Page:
Singapore keeps options open on Huawei and 5G networks

Singapore has not taken a specific position on any particular vendor when it comes to 5G networks but requires that any prospective operator must meet the standards for resilience and security set by the government, according to S. Iswaran, Minister for Communications and Information.

Iswaran, speaking at a press briefing at the conclusion of the Asia-Pacific ICT Ministerial Meeting, was answering a question about Singapore's plans for 5G and attitudes toward Shenzhen-based Huawei Technologies, which the US included on a trade blacklist in mid-May.

The Trump administration said Huawei represents a security threat because it enables spying for China, which Huawei has repeatedly denied. The US is also pressing its allies and trade partners not to use 5G equipment by Huawei, threatening to withhold intelligence sharing if they proceed to install network gear from the Chinese telecoms giant.

Asked whether the US concerns were brought up at the two-day meeting of the 38-member group, which includes China but not the US, Iswaran, who is also chairman of the ministerial meeting, said the issue was "not explicitly discussed," without elaborating.

Singapore counts both the US and China as its key trading partners. Many US-based multinational companies have their Asia headquarters in Singapore, while the city state has several high-level bilateral projects with China, including in Suzhou and Tianjin.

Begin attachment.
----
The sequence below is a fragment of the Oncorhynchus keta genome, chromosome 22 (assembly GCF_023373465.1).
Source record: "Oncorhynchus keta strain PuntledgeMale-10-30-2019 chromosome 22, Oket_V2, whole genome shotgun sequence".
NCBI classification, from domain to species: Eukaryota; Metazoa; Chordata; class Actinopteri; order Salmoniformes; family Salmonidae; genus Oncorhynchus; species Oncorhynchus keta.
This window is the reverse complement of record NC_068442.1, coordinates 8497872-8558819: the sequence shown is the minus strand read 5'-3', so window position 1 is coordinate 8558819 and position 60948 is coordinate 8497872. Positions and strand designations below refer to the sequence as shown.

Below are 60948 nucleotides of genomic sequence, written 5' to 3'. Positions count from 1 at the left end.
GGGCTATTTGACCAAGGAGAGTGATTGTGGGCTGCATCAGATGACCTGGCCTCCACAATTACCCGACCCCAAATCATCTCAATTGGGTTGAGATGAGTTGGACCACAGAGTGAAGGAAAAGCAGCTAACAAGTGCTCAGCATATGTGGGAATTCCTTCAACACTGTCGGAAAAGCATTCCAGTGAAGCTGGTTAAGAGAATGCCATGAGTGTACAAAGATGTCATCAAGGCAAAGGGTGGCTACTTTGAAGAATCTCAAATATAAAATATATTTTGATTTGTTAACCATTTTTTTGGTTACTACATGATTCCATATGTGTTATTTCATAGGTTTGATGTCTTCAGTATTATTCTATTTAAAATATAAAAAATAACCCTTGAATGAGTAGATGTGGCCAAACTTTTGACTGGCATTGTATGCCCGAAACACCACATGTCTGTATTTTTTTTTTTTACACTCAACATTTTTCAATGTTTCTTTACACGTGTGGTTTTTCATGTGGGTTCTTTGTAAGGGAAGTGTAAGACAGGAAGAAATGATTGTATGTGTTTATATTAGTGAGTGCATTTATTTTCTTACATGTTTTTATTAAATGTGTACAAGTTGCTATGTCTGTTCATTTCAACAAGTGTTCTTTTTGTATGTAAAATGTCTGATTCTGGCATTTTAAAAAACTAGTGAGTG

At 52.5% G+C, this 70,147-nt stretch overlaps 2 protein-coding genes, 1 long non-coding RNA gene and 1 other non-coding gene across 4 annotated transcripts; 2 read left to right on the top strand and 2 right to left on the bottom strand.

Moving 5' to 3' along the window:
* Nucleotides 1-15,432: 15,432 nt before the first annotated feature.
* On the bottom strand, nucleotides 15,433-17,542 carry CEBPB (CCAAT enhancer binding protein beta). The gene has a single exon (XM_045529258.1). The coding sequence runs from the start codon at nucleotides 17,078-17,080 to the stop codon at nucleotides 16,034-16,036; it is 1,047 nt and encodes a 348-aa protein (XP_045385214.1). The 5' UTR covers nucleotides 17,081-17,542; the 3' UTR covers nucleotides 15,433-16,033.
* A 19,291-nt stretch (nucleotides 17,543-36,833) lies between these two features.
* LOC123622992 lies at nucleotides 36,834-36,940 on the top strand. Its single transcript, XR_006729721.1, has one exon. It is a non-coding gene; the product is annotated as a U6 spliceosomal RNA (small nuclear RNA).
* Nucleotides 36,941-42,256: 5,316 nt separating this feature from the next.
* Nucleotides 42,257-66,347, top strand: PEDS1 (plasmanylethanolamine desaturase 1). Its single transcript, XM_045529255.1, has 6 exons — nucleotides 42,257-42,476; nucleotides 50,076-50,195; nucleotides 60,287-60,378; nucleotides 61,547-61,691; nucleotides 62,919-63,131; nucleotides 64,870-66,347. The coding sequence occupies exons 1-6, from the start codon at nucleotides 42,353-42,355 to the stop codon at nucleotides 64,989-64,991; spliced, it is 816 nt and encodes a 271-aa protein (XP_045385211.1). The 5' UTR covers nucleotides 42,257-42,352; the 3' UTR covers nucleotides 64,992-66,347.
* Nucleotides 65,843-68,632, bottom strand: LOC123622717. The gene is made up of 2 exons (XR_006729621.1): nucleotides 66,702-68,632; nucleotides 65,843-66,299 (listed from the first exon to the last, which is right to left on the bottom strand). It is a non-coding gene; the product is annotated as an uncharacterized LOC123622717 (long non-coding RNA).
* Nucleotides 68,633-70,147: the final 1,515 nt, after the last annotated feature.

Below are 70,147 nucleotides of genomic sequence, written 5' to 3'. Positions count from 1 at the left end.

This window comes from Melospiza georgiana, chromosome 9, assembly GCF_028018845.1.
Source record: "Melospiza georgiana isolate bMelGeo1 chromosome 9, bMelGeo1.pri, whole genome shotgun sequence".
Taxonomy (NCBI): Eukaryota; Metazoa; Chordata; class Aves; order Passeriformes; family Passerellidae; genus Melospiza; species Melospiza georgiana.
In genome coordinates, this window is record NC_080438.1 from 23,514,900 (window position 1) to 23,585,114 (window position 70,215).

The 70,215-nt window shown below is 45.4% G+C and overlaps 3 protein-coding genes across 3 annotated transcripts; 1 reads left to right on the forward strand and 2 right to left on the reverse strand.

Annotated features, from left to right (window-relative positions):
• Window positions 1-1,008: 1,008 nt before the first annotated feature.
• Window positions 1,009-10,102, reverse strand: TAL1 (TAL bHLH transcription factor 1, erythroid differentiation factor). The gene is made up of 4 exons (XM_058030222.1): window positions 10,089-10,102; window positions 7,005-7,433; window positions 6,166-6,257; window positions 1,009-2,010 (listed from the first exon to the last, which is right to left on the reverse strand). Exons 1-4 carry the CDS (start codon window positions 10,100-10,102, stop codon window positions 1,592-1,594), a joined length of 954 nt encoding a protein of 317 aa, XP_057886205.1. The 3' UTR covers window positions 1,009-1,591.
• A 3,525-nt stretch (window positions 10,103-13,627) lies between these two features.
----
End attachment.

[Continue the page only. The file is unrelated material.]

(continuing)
The ministerial group, which meets every five years, released a joint statement pledging to work toward providing an environment to enable inclusive growth, encourage innovation and creativity, promote digital privacy and cybersecurity.

"I believe this Singapore Statement will facilitate the promotion of widespread digital adoption in the region by providing fair and equitable access to ICT services for all citizens in our communities," said Areewan Haorangsi, secretary general of the Asia-Pacific Telecommunity.

Southeast nations have, to date, been reluctant to bow to US pressure and sever ties with Huawei.

Thailand hopes to roll out a Huawei-led 5G service by 2020 and is already carrying out joint research with the firm in its hi-tech Sriracha district. Malaysia's Maxis and Indonesia's Telkomsel have all signed up to trial services with the company and in the Philippines, a Huawei-backed service is to be introduced by the leading wireless provider, Globe Telecom, as soon as the second quarter of this year.

Malaysian Prime Minister Mahathir Mohamad in May offered a forceful defence of Huawei, suggesting Western nations bent on shutting it down were being hypocritical in their concerns over the company's ties to Chinese cyber espionage.

Meanwhile, the US is currently turning up the heat on its ally South Korea over Huawei, playing on Seoul's fears of losing access to the intelligence that helps it keep a check on its bellicose northern neighbour.

"The United States does not want to see a situation arise where we don't have confidence in sharing sensitive information with our ally and information being safeguarded," said Randall Schriver, assistant secretary of defence for Asian and Pacific security affairs, in an interview published by South Korea's Donga newspaper on Monday, referring to the Huawei 5G issue.

This article was first published in South China Morning Post.